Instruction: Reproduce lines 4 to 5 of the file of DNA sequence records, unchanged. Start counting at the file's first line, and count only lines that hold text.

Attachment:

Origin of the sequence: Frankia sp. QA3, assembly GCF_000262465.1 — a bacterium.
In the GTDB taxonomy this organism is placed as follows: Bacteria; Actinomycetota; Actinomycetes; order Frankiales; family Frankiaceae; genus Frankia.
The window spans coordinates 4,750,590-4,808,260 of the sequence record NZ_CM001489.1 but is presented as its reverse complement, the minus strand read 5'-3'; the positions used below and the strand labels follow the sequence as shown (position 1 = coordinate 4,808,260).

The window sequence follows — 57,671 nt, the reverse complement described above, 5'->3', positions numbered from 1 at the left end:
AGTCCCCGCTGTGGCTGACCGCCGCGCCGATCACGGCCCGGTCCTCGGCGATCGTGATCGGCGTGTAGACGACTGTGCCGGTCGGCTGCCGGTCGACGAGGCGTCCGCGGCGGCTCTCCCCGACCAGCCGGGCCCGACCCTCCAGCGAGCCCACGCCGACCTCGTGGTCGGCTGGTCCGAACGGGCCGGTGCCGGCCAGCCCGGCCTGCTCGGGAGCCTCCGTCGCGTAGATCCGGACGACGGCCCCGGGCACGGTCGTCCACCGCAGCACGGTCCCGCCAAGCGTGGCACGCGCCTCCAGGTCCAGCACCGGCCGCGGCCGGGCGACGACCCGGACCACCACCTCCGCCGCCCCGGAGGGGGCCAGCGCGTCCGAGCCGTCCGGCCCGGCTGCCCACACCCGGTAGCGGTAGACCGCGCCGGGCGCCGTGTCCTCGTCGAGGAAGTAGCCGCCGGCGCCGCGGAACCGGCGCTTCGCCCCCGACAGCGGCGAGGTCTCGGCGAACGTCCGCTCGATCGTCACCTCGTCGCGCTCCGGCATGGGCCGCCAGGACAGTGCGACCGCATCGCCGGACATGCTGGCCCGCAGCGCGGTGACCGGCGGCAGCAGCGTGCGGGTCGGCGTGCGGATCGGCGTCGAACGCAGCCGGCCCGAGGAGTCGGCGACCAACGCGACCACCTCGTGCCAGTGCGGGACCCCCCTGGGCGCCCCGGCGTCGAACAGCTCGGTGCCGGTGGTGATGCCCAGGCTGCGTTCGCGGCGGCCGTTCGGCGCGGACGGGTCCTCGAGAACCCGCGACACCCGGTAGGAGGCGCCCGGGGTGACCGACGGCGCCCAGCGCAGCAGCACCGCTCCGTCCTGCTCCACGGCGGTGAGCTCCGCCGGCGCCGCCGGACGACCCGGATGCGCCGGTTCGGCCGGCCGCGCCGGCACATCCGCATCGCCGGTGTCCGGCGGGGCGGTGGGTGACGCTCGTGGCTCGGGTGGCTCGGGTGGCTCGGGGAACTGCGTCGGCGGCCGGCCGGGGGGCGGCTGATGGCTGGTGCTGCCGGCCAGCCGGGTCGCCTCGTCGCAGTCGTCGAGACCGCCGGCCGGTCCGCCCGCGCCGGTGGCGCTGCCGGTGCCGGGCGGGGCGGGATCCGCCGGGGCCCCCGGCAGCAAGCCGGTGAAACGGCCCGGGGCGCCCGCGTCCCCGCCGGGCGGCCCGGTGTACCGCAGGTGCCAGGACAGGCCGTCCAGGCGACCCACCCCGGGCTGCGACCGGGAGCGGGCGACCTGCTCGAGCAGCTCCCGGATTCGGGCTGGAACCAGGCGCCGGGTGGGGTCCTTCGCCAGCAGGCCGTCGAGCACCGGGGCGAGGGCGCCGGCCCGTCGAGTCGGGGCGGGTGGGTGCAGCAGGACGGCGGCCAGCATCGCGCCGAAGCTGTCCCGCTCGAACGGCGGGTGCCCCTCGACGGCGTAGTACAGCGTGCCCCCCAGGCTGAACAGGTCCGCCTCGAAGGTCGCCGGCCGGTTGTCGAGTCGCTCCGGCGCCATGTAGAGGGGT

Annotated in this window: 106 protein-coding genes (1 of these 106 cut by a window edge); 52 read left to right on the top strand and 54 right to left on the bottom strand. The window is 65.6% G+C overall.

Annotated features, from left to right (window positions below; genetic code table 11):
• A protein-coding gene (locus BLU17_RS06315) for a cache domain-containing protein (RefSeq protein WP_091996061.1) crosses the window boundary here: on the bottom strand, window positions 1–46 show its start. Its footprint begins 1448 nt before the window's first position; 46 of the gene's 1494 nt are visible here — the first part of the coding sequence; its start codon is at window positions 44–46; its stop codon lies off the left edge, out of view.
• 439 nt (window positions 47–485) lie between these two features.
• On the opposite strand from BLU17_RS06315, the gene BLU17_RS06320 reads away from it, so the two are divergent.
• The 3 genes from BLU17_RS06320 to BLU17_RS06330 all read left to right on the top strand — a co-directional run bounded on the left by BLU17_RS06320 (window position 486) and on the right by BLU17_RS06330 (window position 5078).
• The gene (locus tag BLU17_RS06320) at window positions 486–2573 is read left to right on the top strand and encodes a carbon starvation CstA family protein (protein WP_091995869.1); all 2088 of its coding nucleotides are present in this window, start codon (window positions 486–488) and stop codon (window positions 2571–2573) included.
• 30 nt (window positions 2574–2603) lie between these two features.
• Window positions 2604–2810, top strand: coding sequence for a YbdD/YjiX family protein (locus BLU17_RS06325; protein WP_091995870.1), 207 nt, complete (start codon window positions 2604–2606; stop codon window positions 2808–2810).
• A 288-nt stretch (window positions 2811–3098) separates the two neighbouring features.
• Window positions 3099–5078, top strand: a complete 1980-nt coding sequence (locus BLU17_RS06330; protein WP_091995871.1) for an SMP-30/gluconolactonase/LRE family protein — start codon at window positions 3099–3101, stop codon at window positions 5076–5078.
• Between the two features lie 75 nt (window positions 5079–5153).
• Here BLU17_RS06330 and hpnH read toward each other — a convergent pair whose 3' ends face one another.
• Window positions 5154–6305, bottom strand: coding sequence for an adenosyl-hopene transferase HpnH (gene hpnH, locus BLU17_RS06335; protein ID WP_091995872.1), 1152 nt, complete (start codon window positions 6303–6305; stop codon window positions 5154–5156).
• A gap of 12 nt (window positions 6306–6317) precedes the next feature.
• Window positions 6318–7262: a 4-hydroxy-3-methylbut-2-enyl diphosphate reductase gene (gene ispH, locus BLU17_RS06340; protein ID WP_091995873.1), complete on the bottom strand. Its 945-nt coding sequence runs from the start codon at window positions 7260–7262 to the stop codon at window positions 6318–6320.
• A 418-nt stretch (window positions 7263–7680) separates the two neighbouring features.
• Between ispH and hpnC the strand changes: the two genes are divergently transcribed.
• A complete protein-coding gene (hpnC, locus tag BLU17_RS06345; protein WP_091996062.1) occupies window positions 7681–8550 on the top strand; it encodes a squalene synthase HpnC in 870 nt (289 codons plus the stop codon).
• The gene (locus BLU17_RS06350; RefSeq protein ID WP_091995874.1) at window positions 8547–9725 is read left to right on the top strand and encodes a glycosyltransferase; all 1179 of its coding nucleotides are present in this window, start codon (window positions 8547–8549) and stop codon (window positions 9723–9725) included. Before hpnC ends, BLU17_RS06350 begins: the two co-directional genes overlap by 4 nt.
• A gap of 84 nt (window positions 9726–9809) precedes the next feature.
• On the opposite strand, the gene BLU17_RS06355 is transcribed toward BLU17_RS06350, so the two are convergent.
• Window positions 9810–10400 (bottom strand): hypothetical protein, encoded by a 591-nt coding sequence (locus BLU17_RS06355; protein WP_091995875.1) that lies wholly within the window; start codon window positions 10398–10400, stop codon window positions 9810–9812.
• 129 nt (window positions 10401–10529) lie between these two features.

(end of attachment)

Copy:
The window sequence follows — 57,671 nt, the reverse complement described above, 5'->3', positions numbered from 1 at the left end:
AGTCCCCGCTGTGGCTGACCGCCGCGCCGATCACGGCCCGGTCCTCGGCGATCGTGATCGGCGTGTAGACGACTGTGCCGGTCGGCTGCCGGTCGACGAGGCGTCCGCGGCGGCTCTCCCCGACCAGCCGGGCCCGACCCTCCAGCGAGCCCACGCCGACCTCGTGGTCGGCTGGTCCGAACGGGCCGGTGCCGGCCAGCCCGGCCTGCTCGGGAGCCTCCGTCGCGTAGATCCGGACGACGGCCCCGGGCACGGTCGTCCACCGCAGCACGGTCCCGCCAAGCGTGGCACGCGCCTCCAGGTCCAGCACCGGCCGCGGCCGGGCGACGACCCGGACCACCACCTCCGCCGCCCCGGAGGGGGCCAGCGCGTCCGAGCCGTCCGGCCCGGCTGCCCACACCCGGTAGCGGTAGACCGCGCCGGGCGCCGTGTCCTCGTCGAGGAAGTAGCCGCCGGCGCCGCGGAACCGGCGCTTCGCCCCCGACAGCGGCGAGGTCTCGGCGAACGTCCGCTCGATCGTCACCTCGTCGCGCTCCGGCATGGGCCGCCAGGACAGTGCGACCGCATCGCCGGACATGCTGGCCCGCAGCGCGGTGACCGGCGGCAGCAGCGTGCGGGTCGGCGTGCGGATCGGCGTCGAACGCAGCCGGCCCGAGGAGTCGGCGACCAACGCGACCACCTCGTGCCAGTGCGGGACCCCCCTGGGCGCCCCGGCGTCGAACAGCTCGGTGCCGGTGGTGATGCCCAGGCTGCGTTCGCGGCGGCCGTTCGGCGCGGACGGGTCCTCGAGAACCCGCGACACCCGGTAGGAGGCGCCCGGGGTGACCGACGGCGCCCAGCGCAGCAGCACCGCTCCGTCCTGCTCCACGGCGGTGAGCTCCGCCGGCGCCGCCGGACGACCCGGATGCGCCGGTTCGGCCGGCCGCGCCGGCACATCCGCATCGCCGGTGTCCGGCGGGGCGGTGGGTGACGCTCGTGGCTCGGGTGGCTCGGGTGGCTCGGGGAACTGCGTCGGCGGCCGGCCGGGGGGCGGCTGATGGCTGGTGCTGCCGGCCAGCCGGGTCGCCTCGTCGCAGTCGTCGAGACCGCCGGCCGGTCCGCCCGCGCCGGTGGCGCTGCCGGTGCCGGGCGGGGCGGGATCCGCCGGGGCCCCCGGCAGCAAGCCGGTGAAACGGCCCGGGGCGCCCGCGTCCCCGCCGGGCGGCCCGGTGTACCGCAGGTGCCAGGACAGGCCGTCCAGGCGACCCACCCCGGGCTGCGACCGGGAGCGGGCGACCTGCTCGAGCAGCTCCCGGATTCGGGCTGGAACCAGGCGCCGGGTGGGGTCCTTCGCCAGCAGGCCGTCGAGCACCGGGGCGAGGGCGCCGGCCCGTCGAGTCGGGGCGGGTGGGTGCAGCAGGACGGCGGCCAGCATCGCGCCGAAGCTGTCCCGCTCGAACGGCGGGTGCCCCTCGACGGCGTAGTACAGCGTGCCCCCCAGGCTGAACAGGTCCGCCTCGAAGGTCGCCGGCCGGTTGTCGAGTCGCTCCGGCGCCATGTAGAGGGGT